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Divestiture in South Africa started in New Jersey; Garden State remembers Mandela

Glenn Townes | 12/12/2013, 4:57 p.m.

When iconic leader Nelson Mandela was jailed in South Africa, many believe leaders there were trying to silence him and dismiss his efforts to repeal apartheid. The plan backfired as dozens of countries began boycotting South Africa—an initiative that eventually led to the freedom of the outspoken activist and near financial collapse of the country. Mandela passed away last week. He was 95.

During the 1980s and in subsequent years, New Jersey was one of the key states in the country to actively and vocally oppose apartheid in South Africa. At the time, Republican Gov. Tom Kean went against orders from the Reagan administration to oppose sanctions and anti-apartheid efforts. Kean immediately divested New Jersey holdings in firms that were doing business in South Africa. Dozens of other states followed suit, which led to an economic crisis in the country and precipitated the release of Mandela and, eventually, his historic presidency.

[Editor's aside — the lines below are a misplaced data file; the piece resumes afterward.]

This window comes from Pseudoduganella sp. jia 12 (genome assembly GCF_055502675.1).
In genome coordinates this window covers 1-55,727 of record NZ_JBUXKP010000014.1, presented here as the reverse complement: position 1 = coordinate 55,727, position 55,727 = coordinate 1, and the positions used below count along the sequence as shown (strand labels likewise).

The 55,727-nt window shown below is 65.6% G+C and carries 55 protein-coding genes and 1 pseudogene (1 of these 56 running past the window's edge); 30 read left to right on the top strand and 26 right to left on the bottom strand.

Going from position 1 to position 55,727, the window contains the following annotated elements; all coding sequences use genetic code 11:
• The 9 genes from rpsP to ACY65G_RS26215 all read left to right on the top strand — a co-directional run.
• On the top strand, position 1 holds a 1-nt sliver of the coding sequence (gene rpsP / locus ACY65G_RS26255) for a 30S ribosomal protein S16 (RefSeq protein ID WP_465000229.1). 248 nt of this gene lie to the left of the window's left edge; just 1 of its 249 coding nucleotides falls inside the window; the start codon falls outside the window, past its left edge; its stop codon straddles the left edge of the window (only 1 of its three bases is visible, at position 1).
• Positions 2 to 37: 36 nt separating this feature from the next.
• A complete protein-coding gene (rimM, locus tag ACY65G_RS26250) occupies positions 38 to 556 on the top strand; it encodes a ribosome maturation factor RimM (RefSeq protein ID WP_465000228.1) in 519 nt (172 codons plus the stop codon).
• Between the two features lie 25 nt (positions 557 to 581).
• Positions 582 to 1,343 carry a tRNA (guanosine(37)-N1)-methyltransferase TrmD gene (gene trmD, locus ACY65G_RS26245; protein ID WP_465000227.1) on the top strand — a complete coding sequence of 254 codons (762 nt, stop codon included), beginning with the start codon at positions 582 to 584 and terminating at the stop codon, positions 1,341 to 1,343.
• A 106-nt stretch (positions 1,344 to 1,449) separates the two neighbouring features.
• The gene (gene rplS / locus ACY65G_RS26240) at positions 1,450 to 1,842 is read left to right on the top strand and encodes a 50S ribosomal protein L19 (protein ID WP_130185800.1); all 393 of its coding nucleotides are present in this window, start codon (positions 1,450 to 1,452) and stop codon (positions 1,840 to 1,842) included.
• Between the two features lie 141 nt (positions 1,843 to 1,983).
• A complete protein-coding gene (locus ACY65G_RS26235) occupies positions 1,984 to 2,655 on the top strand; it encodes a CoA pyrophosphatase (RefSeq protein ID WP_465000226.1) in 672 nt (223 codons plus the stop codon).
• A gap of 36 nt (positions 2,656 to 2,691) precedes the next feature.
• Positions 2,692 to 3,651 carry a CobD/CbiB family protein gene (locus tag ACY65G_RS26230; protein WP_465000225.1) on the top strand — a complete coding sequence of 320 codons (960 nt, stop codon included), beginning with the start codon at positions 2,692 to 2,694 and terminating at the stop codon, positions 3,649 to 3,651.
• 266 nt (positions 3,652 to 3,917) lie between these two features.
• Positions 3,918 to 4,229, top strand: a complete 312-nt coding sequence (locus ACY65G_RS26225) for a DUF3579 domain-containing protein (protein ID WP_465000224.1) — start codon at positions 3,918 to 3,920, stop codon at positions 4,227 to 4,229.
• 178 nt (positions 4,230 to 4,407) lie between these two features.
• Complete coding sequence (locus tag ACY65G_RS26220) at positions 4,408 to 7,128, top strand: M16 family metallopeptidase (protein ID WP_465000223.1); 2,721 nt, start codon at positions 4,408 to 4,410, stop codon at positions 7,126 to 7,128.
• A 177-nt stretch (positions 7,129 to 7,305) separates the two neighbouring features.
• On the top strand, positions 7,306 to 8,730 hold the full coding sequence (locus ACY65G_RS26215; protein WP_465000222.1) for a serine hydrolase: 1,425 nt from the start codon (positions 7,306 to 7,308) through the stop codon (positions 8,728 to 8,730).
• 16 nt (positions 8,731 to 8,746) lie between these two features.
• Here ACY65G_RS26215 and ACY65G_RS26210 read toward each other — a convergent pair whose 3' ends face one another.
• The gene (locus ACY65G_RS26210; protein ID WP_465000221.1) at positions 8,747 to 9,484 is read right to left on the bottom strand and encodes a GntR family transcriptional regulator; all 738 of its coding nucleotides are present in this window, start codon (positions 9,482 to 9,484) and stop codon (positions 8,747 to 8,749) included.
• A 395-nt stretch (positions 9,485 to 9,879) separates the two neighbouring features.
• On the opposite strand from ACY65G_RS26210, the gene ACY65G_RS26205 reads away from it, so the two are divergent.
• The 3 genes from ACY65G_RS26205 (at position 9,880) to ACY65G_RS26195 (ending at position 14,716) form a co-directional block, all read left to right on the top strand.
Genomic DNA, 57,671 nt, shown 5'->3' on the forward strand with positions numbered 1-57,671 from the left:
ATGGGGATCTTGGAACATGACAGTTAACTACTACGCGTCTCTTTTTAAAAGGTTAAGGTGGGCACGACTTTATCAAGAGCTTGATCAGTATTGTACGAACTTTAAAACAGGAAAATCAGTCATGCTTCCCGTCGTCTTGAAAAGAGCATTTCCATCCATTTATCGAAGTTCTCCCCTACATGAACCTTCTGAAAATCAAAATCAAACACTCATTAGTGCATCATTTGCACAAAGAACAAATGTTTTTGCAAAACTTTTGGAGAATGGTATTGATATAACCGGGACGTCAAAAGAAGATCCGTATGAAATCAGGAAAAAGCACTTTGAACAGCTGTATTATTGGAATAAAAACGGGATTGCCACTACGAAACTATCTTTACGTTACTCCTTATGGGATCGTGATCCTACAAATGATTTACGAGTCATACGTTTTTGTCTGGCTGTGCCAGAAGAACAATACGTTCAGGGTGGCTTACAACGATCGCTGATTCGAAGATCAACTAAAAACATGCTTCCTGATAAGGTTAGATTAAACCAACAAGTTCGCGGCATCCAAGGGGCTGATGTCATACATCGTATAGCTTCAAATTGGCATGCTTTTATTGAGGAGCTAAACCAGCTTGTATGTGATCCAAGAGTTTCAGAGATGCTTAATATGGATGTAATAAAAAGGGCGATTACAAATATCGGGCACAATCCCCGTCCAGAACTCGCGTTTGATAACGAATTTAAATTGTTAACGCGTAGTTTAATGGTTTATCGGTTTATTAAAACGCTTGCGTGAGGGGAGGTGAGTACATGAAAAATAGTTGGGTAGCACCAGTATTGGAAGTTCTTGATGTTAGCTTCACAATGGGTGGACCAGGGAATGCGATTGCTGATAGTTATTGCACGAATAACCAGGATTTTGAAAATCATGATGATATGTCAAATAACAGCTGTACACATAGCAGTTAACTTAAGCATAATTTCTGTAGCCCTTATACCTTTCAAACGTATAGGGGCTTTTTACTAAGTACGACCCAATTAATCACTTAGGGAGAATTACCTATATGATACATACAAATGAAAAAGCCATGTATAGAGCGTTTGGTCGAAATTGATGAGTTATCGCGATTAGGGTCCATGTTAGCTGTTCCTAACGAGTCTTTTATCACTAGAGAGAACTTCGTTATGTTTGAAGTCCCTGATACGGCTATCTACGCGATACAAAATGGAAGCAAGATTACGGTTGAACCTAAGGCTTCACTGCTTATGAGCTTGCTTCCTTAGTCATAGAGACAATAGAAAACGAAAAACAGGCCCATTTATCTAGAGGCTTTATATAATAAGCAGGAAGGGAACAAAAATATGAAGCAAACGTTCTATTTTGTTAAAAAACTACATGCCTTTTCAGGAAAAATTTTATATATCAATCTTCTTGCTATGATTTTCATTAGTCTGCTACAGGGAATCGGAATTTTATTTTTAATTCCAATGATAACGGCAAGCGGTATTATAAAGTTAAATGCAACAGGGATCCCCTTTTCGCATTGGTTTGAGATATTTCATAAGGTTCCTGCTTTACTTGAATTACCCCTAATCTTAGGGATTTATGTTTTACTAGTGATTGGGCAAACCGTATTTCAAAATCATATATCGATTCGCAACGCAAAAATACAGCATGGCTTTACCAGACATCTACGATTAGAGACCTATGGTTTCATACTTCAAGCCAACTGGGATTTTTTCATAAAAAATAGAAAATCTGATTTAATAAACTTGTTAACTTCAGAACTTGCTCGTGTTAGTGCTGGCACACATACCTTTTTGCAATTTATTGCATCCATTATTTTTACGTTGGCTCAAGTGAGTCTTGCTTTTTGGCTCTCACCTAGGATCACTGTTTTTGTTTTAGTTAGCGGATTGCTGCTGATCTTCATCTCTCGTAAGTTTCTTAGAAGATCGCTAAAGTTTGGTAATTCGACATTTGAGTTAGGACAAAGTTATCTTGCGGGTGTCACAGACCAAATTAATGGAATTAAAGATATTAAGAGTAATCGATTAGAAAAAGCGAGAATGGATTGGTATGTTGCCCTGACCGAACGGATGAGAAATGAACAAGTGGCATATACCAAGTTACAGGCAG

On Sunday in Newark, dozens of Newarkers paid homage to Mandela at a peaceful rally on Sunday in the Brick City. The event was sponsored by the vocal and occasionally rowdy grassroots community group the People’s Organization for Progress.